Current Regulation of Brazilian Payment System has been working but needs to evolve

The first law on the Brazilian payments system was enacted in October 2013 and the power to regulate such rules was vested in the National Monetary Council (“CMN”) and the Central Bank of Brazil (BCB). Since then, several rules have been passed by CMN and BCB, and more than five years later, it is possible to say the Brazilian payment system has developed into a more competitive and technological industry. The BCB’s efforts to accomplish such goals involve the delimitation of the payment activities under its regulation and waiver of authorization requirements for certain entities.

The existing norms create the concepts of payment schemes, payment scheme settlors and payment institutions. A payment scheme is defined as the set of rules and procedures governing the provision of a certain payment service to the public, such as credit cards or money transfer services. A payment scheme settlor is an entity responsible for creating and organizing the payment scheme and the use of the associated brand. Credit card brands (“bandeiras de cartão de crédito”) are the most common example of payment scheme settlors. Payment institutions are the actual payment services providers. Presently only providers of at least one of the following services within a payment scheme are subject to BCB regulation: (i) issue of electronic currency, such as pre-paid cards or e-tokens in Brazilian currency; (ii) issue of post-paid payment instruments, such as credit cards; and (iii) acquirer services.

Only legal entities incorporated in Brazil are allowed to act as payment institutions or payment scheme settlors, but their stakeholders do not need to be Brazilian individuals or entities. Differently from financial institutions, payment institutions and scheme settlors with foreign capital do not need an authorization from the Brazilian President to operate in Brazil. This is an important advantage, since the issuance of the authorizing decree depends on political factors and can take years.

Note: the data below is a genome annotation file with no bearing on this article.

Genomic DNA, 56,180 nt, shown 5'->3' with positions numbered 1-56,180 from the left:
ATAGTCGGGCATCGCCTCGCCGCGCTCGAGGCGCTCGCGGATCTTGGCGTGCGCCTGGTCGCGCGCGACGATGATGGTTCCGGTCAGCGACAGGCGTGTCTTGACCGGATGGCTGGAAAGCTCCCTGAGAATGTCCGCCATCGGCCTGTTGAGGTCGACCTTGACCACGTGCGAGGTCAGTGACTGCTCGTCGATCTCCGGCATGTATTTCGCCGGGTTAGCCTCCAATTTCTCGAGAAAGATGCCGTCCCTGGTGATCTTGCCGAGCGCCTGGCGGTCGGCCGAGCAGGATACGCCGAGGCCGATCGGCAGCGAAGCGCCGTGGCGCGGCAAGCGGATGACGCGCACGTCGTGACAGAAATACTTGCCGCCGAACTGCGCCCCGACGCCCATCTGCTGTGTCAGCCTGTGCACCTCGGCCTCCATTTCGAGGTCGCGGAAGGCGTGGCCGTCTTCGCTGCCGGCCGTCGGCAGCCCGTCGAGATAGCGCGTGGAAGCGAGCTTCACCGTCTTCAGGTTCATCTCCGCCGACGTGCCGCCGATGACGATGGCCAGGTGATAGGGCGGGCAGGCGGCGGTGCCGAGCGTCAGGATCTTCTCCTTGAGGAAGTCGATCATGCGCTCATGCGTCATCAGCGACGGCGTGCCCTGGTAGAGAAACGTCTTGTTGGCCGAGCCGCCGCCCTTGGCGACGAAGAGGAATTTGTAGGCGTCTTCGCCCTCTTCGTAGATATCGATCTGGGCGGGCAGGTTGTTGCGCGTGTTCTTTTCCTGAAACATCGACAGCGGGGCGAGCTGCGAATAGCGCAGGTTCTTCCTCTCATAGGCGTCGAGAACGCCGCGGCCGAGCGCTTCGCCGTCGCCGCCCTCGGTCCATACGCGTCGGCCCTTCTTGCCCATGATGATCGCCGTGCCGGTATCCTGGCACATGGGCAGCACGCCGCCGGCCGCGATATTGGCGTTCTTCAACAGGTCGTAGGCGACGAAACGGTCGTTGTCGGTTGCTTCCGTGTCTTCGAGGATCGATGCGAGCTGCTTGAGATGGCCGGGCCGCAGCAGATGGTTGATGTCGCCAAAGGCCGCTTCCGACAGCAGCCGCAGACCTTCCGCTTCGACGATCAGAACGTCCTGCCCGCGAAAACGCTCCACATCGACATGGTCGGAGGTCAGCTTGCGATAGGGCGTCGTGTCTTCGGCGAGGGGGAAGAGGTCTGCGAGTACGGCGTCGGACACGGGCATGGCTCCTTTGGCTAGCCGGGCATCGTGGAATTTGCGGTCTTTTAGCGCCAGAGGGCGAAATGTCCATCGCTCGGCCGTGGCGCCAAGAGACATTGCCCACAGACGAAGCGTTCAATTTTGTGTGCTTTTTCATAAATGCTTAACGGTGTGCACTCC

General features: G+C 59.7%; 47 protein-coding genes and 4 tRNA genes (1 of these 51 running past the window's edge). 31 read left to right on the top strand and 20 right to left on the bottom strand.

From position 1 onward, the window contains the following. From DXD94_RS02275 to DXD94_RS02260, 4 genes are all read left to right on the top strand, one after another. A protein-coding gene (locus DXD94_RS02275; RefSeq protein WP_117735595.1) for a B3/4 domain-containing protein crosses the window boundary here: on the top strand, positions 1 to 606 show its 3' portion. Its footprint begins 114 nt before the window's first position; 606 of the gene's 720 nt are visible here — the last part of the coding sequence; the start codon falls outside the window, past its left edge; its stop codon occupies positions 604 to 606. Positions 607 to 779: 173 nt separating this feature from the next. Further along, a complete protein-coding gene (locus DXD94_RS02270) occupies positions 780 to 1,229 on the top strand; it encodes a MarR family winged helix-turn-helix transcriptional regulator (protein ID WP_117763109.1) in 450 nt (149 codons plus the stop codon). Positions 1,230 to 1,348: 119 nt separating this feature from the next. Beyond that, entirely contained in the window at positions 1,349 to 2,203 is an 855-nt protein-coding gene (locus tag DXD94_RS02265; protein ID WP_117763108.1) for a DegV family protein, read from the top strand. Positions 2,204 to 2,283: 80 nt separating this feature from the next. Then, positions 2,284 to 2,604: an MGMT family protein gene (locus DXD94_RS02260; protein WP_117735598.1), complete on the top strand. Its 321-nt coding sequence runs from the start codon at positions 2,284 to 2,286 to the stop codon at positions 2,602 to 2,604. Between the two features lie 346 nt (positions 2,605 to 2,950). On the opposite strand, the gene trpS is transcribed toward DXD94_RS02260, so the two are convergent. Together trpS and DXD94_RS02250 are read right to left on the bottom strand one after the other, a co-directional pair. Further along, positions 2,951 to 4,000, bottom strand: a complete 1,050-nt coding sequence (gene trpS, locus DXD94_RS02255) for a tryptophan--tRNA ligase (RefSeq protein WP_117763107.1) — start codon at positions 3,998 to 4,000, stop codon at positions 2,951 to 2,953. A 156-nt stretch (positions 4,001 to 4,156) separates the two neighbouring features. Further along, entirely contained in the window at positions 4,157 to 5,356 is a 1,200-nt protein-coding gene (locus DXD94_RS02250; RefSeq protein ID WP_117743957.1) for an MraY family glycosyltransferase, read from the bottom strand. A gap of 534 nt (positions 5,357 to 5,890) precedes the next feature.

In March of 2018, BCB issued a Circular introducing the regulation of sub-acquirers. Like the acquirer service provider, sub-acquirers allow the payee to accept a payment instrument (usually payment cards). However, sub-acquirers are simply intermediaries between acquirers and merchants, and are not subject to the full set of rules governing payment institutions. Sub-acquirers often focus on smaller merchants that do not have access to larger acquirers, and their existence allowed a significant increase in the chain of merchants that accept payment cards.

As a rule, payment scheme settlors and payment institutions must obtain a license from the BCB to operate, which can take several months, and need to abide to the law regulating Brazilian payment system and regulatory framework issued by BCB and CMN. However, the need for license is exempted in some cases due to small transaction volumes or limited scope of activities.

Only payment institutions whose transaction volume exceeds (i) BRL 500 million (about USD 127 million) within a period of 12 months or (ii) BRL 50 million (about USD 12.7 million) deposited in prepaid payment accounts must obtain the BCB’s authorization. Authorization is not required for payment institutions participating only in payment schemes of a limited scope (as described below), even if their transaction volume exceeds the aforesaid thresholds.

Payment schemes settlors also need a BCB authorization to operate, except (i) payment schemes of a limited scope, such as those providing for issuance of payment instruments accepted only in one chain store, or used for payment of specific public utilities, or related to labour law benefits (such as prepaid cards distributed by the employer for payment of meals by the employees), or (ii) if the volume of transactions is less than BRL 500 million and the number of transactions is less than 25 million in a twelve-months period, considering all participants in the scheme.

The exceptions above are part of the BCB’s agenda to foster competition in the Brazilian payment system and reduce costs to consumers. Institutions with small transaction volumes or a limited scope are deemed to pose less risk to prudential objectives, which justifies a proportionate approach with more flexible rules. This regulatory tactic prevents the raise of insurmountable barriers to entry and avoids some paradoxical situations where a company needs to raise capital before authorization is granted but is unable to do so until it is authorized to operate (a “Catch 22” situation).

The existing legal framework is a good reflection of how the BCB has been making efforts to improve competition and bring technologic solutions to the Brazilian payment system. Those efforts are important but must be strengthened and complemented by the use of new regulatory approaches.

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L&S Authors

Fabio Kupfermann Rodarte

Fabio Kupfermann Rodarte

Associate

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